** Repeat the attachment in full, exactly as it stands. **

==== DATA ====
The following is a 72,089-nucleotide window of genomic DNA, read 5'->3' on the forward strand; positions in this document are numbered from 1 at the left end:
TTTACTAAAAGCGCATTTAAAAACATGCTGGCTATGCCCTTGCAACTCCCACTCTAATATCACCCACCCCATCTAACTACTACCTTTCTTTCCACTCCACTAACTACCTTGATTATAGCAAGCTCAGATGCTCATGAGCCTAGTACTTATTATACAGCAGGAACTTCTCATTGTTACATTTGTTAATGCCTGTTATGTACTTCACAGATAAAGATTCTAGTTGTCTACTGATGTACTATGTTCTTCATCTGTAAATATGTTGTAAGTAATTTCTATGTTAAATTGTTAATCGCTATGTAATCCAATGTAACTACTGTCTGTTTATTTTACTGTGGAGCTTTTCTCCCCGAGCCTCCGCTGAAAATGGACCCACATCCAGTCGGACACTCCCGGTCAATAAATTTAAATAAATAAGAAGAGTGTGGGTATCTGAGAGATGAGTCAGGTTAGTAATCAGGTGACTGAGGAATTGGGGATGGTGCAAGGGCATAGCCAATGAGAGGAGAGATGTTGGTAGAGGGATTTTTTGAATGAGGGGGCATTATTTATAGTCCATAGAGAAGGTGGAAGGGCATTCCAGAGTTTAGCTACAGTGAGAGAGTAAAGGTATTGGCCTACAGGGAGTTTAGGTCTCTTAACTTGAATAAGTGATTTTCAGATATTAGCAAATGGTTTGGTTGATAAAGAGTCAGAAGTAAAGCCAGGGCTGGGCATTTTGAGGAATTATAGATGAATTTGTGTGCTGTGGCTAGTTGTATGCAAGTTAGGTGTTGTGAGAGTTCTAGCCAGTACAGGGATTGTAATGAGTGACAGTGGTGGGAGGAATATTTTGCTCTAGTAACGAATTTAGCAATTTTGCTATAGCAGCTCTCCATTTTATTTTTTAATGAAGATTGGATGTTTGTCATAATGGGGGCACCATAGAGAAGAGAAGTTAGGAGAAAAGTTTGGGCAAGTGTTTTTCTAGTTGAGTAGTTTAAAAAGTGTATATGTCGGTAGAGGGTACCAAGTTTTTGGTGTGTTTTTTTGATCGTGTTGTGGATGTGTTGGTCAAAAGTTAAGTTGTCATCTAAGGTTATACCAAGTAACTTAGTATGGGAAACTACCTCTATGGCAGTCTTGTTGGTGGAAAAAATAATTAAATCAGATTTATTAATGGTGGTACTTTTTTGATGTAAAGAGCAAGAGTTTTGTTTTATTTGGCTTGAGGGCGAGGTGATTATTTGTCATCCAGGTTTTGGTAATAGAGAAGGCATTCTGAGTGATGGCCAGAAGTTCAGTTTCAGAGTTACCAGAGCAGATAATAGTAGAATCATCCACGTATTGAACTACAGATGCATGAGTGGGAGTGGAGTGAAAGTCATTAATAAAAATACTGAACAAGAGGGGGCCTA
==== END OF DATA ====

The following is a 72,089-nucleotide window of genomic DNA, read 5'->3' on the forward strand; positions in this document are numbered from 1 at the left end:
TTTACTAAAAGCGCATTTAAAAACATGCTGGCTATGCCCTTGCAACTCCCACTCTAATATCACCCACCCCATCTAACTACTACCTTTCTTTCCACTCCACTAACTACCTTGATTATAGCAAGCTCAGATGCTCATGAGCCTAGTACTTATTATACAGCAGGAACTTCTCATTGTTACATTTGTTAATGCCTGTTATGTACTTCACAGATAAAGATTCTAGTTGTCTACTGATGTACTATGTTCTTCATCTGTAAATATGTTGTAAGTAATTTCTATGTTAAATTGTTAATCGCTATGTAATCCAATGTAACTACTGTCTGTTTATTTTACTGTGGAGCTTTTCTCCCCGAGCCTCCGCTGAAAATGGACCCACATCCAGTCGGACACTCCCGGTCAATAAATTTAAATAAATAAGAAGAGTGTGGGTATCTGAGAGATGAGTCAGGTTAGTAATCAGGTGACTGAGGAATTGGGGATGGTGCAAGGGCATAGCCAATGAGAGGAGAGATGTTGGTAGAGGGATTTTTTGAATGAGGGGGCATTATTTATAGTCCATAGAGAAGGTGGAAGGGCATTCCAGAGTTTAGCTACAGTGAGAGAGTAAAGGTATTGGCCTACAGGGAGTTTAGGTCTCTTAACTTGAATAAGTGATTTTCAGATATTAGCAAATGGTTTGGTTGATAAAGAGTCAGAAGTAAAGCCAGGGCTGGGCATTTTGAGGAATTATAGATGAATTTGTGTGCTGTGGCTAGTTGTATGCAAGTTAGGTGTTGTGAGAGTTCTAGCCAGTACAGGGATTGTAATGAGTGACAGTGGTGGGAGGAATATTTTGCTCTAGTAACGAATTTAGCAATTTTGCTATAGCAGCTCTCCATTTTATTTTTTAATGAAGATTGGATGTTTGTCATAATGGGGGCACCATAGAGAAGAGAAGTTAGGAGAAAAGTTTGGGCAAGTGTTTTTCTAGTTGAGTAGTTTAAAAAGTGTATATGTCGGTAGAGGGTACCAAGTTTTTGGTGTGTTTTTTTGATCGTGTTGTGGATGTGTTGGTCAAAAGTTAAGTTGTCATCTAAGGTTATACCAAGTAACTTAGTATGGGAAACTACCTCTATGGCAGTCTTGTTGGTGGAAAAAATAATTAAATCAGATTTATTAATGGTGGTACTTTTTTGATGTAAAGAGCAAGAGTTTTGTTTTATTTGGCTTGAGGGCGAGGTGATTATTTGTCATCCAGGTTTTGGTAATAGAGAAGGCATTCTGAGTGATGGCCAGAAGTTCAGTTTCAGAGTTACCAGAGCAGATAATAGTAGAATCATCCACGTATTGAACTACAGATGCATGAGTGGGAGTGGAGTGAAAGTCATTAATAAAAATACTGAACAAGAGGGGGCCTA